By Rachel Treisman
WWR Article Summary (tl;dr) “Blume Honey Water” now has approval to be sold in all 54 Whole Foods locations in the mid-Atlantic region and will be available in nearly 100 more Giant Eagle stores over the next few weeks.
Michele Burchfield describes herself as a “horrible water drinker” who used to be able to ride her bike 50 miles without stopping to take a sip. Now she doesn’t leave home for a ride without at least four bottles of the drink she created.
And she’s not the only one chugging her concoction, Blume Honey Water is available at coffee shops and grocery chains across Pennsylvania, the Washington, D.C., metro area, and Colorado.
The suburban Pittsburgh resident first heard about the health properties of honey from a wrestling coach at her son’s boarding school, who gave infused water to his athletes to keep them energized while cutting weight.
“Honey and water have been combined since the first Olympiad for hydration and energy,” Burchfield said. “Honey is made of glucose and fructose and other components, giving us this beautiful spikeless energy.”
A veteran of the craft beer side of the beverage business, she was eager to turn the idea into a product but envisioned something more sophisticated than an energy drink.
So she called a former classmate, Carla Frank, who now lives in Manhattan. After attending high school and Penn State University together, the two embarked on different paths, over the course of a career in publishing, Frank has worked for magazines including Cooking Light and Glamour Italy, but they remained friends.
And now, they are business partners. They formed a limited liability company in 2015, eventually becoming a women-owned company as certified by the Women’s Business Enterprise National Council, and began sampling hundreds of varieties of honey, traveling between Pittsburgh and New York for tastings.
By June 2016, they were ready to launch with three flavors: vanilla citrus, wild blueberry and ginger zest.
Blume Honey Water launched in Pittsburgh that month. It hit the D.C. and surrounding metro areas of Maryland and Virginia in November 2016 and arrived in Colorado in February. The company determined its initial markets by cross-referencing the top 10 affluent millennial markets with the top 10 healthy markets.
“Our target consumer is female, between the ages of 18 and 54 with a healthy lifestyle who is fashionable, loves the outdoors (and) concerned about our environment and social issues,” Burchfield said. “But we found we also have a halo of men with the same beliefs that also love the waters.”
Honey offers health benefits, according to Ron Fessenden, a Colorado Springs-based doctor who has written four books on the subject. He consulted with Burchfield and Frank during the early stages of Blume Honey Water.
Fessenden said honey is a sugar that can regulate blood sugar. It also stores sugar in the liver rather than allowing it to enter the bloodstream, reducing metabolic stress and lowering risks of diseases from cancers to heart disease.
Getting the water into stores required lots of sampling, both at local coffee shops and neighborhood events, Burchfield said. Gradually, the product made its way into the three Whole Foods locations in Pittsburgh, Giant Eagle Market District stores and another 14 Whole Foods in the D.C. metro area. It is also available at the airports in Pittsburgh and Baltimore.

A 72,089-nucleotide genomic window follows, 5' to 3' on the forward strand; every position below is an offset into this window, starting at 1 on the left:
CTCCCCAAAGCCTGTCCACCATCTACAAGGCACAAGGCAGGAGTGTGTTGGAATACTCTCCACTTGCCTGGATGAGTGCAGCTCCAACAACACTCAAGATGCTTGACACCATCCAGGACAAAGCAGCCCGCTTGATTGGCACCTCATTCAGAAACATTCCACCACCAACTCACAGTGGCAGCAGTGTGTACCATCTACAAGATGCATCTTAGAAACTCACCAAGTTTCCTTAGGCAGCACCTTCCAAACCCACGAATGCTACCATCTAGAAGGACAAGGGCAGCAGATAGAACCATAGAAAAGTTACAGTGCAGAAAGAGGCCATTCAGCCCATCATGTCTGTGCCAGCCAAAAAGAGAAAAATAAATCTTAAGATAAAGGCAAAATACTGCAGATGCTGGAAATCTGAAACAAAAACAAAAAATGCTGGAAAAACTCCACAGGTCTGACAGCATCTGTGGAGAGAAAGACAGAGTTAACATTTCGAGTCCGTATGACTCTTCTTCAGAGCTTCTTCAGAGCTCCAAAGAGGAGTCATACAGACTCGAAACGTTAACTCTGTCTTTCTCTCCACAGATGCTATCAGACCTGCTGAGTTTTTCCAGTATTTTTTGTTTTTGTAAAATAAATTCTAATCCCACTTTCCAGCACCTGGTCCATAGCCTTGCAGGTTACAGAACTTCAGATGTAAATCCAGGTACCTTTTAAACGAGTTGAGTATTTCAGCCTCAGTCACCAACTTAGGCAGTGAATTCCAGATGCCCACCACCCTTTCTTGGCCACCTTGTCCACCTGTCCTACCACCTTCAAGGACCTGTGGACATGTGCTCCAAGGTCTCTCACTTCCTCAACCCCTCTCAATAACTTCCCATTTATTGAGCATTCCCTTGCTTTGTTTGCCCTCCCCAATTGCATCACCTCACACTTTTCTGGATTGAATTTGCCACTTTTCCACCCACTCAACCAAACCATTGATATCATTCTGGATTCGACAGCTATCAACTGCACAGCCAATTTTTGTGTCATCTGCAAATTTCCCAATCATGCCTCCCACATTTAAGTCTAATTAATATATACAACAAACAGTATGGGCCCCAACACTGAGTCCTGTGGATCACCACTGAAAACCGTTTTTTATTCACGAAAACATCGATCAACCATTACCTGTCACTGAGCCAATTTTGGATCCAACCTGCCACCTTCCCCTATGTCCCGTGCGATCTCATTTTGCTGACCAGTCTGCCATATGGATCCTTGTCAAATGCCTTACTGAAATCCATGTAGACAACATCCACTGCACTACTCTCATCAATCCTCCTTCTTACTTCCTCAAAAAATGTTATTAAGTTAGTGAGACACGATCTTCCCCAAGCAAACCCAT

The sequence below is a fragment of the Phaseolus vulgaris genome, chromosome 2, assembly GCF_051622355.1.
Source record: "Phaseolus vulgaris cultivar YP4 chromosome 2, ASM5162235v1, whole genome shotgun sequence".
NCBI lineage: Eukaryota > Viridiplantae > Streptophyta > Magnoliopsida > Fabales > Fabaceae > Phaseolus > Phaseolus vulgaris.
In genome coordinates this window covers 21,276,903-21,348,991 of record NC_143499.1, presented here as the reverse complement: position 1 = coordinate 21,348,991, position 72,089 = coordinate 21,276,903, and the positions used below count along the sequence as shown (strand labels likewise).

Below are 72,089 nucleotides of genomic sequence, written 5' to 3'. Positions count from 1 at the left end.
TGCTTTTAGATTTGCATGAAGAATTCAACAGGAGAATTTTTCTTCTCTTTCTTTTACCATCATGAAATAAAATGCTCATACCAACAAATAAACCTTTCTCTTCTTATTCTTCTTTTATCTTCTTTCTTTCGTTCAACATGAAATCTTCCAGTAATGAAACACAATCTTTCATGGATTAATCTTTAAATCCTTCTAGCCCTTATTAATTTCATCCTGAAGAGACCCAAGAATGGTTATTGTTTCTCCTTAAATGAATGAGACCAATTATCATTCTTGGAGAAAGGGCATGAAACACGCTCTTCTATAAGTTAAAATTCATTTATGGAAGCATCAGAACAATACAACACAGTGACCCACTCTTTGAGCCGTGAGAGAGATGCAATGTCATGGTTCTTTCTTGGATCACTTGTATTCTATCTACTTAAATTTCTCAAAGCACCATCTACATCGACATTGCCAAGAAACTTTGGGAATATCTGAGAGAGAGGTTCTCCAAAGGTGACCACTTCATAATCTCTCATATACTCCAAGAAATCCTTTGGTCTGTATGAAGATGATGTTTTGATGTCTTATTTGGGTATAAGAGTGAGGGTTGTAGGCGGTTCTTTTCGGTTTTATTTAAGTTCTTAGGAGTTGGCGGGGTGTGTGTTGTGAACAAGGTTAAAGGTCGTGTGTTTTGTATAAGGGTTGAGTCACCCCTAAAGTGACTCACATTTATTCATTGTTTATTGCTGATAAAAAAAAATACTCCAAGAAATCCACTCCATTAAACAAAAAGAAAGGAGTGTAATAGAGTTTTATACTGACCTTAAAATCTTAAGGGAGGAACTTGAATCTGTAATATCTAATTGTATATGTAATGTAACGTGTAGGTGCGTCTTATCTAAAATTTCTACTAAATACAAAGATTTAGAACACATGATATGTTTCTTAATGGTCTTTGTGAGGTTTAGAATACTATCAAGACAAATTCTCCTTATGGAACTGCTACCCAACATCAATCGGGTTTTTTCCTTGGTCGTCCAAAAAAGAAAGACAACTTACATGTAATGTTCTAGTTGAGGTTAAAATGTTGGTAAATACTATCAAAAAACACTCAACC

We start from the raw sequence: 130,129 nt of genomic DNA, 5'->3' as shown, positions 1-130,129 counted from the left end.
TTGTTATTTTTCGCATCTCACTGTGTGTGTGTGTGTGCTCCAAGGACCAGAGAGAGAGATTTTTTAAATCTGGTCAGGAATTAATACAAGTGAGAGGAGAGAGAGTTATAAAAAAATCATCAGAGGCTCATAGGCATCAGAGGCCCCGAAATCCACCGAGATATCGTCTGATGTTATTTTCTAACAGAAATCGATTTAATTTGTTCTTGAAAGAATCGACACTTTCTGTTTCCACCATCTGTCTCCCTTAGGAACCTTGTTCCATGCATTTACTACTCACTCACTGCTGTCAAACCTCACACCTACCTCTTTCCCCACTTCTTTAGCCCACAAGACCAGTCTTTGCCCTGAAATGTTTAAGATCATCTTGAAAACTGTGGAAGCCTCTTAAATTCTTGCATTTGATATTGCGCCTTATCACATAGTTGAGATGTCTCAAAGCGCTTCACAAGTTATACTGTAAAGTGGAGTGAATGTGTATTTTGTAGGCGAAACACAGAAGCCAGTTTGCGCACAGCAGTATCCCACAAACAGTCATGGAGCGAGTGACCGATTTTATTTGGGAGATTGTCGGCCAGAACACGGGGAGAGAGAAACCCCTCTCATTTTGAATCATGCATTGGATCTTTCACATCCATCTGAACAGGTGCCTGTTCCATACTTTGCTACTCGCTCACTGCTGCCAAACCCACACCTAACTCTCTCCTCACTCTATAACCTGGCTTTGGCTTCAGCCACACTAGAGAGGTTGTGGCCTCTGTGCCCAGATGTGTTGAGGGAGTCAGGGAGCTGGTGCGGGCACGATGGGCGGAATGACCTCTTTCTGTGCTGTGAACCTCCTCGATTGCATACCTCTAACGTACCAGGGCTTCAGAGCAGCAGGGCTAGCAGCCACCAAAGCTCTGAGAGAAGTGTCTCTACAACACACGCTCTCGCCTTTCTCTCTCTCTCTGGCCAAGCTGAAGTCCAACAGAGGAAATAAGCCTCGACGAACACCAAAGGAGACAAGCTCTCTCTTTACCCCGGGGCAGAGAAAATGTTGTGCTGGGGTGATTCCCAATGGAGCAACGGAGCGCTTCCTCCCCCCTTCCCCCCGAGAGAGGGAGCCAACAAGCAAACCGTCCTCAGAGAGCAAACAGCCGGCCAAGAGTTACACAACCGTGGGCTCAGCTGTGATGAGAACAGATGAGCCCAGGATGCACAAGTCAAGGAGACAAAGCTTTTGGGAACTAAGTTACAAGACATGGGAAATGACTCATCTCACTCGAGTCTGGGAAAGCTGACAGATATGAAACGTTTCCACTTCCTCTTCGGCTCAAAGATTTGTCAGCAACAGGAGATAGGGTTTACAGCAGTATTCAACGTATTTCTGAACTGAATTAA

Blume Honey Water now has approval for all 54 Whole Foods locations in the mid-Atlantic region and will be available in nearly 100 more Giant Eagle stores over the next few weeks.
The company, which employs five people and hopes to hire three more, continues to make its presence known locally by sampling at events. Burchfield said the team’s goal is to sample between 750 and 1,000 people a week.
The company uses a proprietary blend of three True Source certified, bee-friendly honeys with the help of area honey supplier Dutch Gold. The product is packaged and assembled in the area, and 10-ounce bottles are priced between $2.49 and $3.25.
Next year, the company hopes to expand, adding new flavors, making the bottles bigger and working on a bag-in-a-box model with a spout to cut waste. They are also experimenting with ideas like carbonation and frozen pops made with honey water.
Blume Honey Water, which gets its name from a twist on the spelling of the word “bloom” suggested by a friend of the duo, cannot yet afford to support charities financially. But Burchfield and Frank prioritize community service, especially in the form of supporting beekeepers and educating the public about the importance of “our little pollinators.”
The company offers its support to a community apiary, handing out bottles of water a couple times a month to the amateur beekeepers there. It also launched a #BeeKindInitiative this summer, teaching people how to make their backyards bee-friendly.
Flavored water is a challenging industry _ drinks like coconut water and value-added waters are all competing for the same stomach, as Burchfield put it. She said research shows a $35 billion market at play for small brands like Blume Honey Water.
A 2016 study by Port Washington, N.
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Y.-based NPD group found that while U.S. consumers are drinking fewer purchased beverages than a decade ago, there are still about 1,100 “beverage occasions” per person each year, which equates to about three non-tap water drinks a day.
Beverage Industry magazine reported in 2013 that non-alcohol U.S. beverage launches that contained honey increased 49 percent from 2011 to 2012.